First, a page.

It’s easy to think that using an eyebrow brush is no different than an eyeshadow brush. But the two couldn’t be used more differently. While eyeshadow usually doesn’t require more firm pressure to produce a visual payoff, eyebrow brushes require you to work with intention and precision. So, let’s talk about the dos and don’ts of using an eyebrow brush properly.
Start with Groomed Brows
It’s hard to create precise lines when your brows look like they’ve seen better days. Whether you prefer a thinner or fuller brow, always make sure that errant hairs have been removed.
Pick Your Brow Products
As you can see from many of the eyebrow brushes in our guide, not all brushes are optimized to work with every possible brow product texture on the market. You’ll need to decide whether you prefer working with powder, pomades, creams, waxes, or even gels. Some will give you a bolder payoff than others and may require additional tweaks depending on your overall effect goals (i.e. bold vs. natural).
Assemble Those Tools
Once you’ve settled on your brow products, it’s time to get your brow brushes together. Depending on your goals, it’s not always necessary to use all four of the common eyebrow brush options. And truth be told, for the average makeup fan who isn’t a serious makeup artist or enthusiast, it’s absolutely possible to create a nice clean brow with a simple dual-ended eyebrow brush.
However, you should ensure that the brush you have is designed to work properly with the texture of your brow products. Where possible, we listed when a specific tool was rated for powder versus pomades, gels, etc. Picking the wrong tool for a specific brow product that it’s not rated to support can create splotchy brows and inconsistent results.
Conventional wisdom will have you believe that you need to use multiple brow products to create the right brow – this isn’t true. But as you grow in makeup confidence, you’ll determine which products worked best for you because they were:
- Easiest to use
- Produced the desired effect
- Didn’t transfer or fade throughout the day
With that being said, if you prefer to use powders, pomades, waxes, or gels as opposed to a brow pencil, it’s a good idea to invest in a quality angled brow brush – regardless of whether it’s a single or dual-ended brush. If your brows are very sparse, opt for a longer-bristle angled brush for a complete fill-in. And if you just need to touch up specific areas, a short-bristle angled brush is fine.
Consider Your Brow Shape
Some people have naturally high arches, while others are flatter and longer (think K-Beauty standards). While you can attempt to redefine the shape of your brows dramatically, this is usually not a good idea. The goal should be to make your existing brow shape look full, lush, and natural.
As a general rule, the head (the inner portion of your brow) should line up over your nostrils. And it’s not necessary to force it if you don’t naturally have a pronounced arch.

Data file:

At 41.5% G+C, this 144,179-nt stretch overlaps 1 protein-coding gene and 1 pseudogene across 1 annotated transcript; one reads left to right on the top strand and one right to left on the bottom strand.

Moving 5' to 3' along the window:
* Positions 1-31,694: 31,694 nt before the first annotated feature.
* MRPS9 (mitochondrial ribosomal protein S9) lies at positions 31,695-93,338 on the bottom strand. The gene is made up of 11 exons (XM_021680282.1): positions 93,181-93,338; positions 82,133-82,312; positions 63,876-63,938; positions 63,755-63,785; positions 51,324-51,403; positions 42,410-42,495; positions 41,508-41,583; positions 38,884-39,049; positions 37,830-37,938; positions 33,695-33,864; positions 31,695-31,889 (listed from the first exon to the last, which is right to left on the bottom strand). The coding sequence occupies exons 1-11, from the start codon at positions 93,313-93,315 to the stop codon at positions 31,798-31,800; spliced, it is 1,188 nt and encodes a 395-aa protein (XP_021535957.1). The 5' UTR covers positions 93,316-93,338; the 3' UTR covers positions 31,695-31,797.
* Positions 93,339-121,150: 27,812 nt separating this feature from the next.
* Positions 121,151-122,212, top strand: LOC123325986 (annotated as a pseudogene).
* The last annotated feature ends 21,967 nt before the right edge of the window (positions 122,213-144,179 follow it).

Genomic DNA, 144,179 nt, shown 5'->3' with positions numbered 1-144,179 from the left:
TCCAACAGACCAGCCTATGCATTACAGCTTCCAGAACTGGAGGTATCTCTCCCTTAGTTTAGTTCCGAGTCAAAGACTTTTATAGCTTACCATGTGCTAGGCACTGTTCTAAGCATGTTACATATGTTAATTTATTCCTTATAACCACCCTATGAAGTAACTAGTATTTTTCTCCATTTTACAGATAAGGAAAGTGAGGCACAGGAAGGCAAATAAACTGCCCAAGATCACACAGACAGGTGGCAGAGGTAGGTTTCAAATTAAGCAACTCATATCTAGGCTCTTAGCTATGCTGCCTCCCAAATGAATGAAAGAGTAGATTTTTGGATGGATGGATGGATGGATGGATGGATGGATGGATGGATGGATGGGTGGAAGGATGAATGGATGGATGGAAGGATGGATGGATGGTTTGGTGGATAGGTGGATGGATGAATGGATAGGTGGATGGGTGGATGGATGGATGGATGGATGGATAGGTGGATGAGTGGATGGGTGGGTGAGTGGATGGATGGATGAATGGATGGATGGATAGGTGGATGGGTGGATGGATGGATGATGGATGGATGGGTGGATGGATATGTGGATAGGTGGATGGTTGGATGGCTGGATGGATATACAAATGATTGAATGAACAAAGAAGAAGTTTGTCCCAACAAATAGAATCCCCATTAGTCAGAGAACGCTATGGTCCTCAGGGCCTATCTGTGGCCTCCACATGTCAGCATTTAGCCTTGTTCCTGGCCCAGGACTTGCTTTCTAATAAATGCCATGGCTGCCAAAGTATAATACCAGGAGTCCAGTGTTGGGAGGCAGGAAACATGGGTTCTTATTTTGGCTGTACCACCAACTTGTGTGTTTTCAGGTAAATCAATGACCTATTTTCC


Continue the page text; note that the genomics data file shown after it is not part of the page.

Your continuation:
Consider Your Application Process
Depending on whether you have sparse or full brows, you may need to choose one of two methods for filling in your brows. If your brows are full, you can simply freehand product into the sparse spots. But if you have sparse brows, it’s best to begin by defining lines or boundaries around the perimeter of your brow.
As a general rule, if you want to create the look of thicker or fuller brows, always add width from the bottom of your brows. Trying to add more brow to the top of your natural brows can result in making your forehead look too short. And avoid brow stencils, as it’s easy to create blocky brows that look fake and unrealistic.
- Apply your brow product of choice to the arch.
- Use the brow brush in short strokes to distribute the product, going out towards your nose and upwards towards your forehead.
- Now, using the same strokes move the brush out towards your ear and upwards towards your forehead.
- Avoid drawing straight lines as you are filling in your brows.
- Do the same on the other brow, and you are done.
Pick the Right Color
This is especially true for people with lighter hair colors. Typically, your natural brow color should be somewhere around the same shade as the roots on your head. Picking the wrong brow product color can be too jarring and even give the impression that you’re angry.
Don’t Be Heavy-Handed
You can always add more product if an area on your brow looks too sparse. But if you apply too much product at once, all you can do is clean it off and start over. Instead, use short light strokes with your eyebrow brush and follow up with the spoolie to keep things looking natural.
Remember They’re Sisters, Not Twins…
No matter how much you’re shooting for perfection, your brows aren’t meant to be carbon copies of each other. In today’s Instagram-heavy culture, it’s easy to assume that your brows should be carbon stamp copies of each other. But it’s perfectly normal for one brow to be shaped slightly different than the other.
Blending Is Key
Don’t forget to blend. Whether you use your angled brow brush or the spoolie side of a dual-ended eyebrow brush, it’s important to blend, blend, blend. The goal here is to prevent harsh lines and to make your brows look more natural. Especially if your brows require you to create an outline and then fill in with your preferred product, don’t forget to go back and soften those original lines, so you look less like an Instagram model and more natural.
Photos via @kenzas, Instagram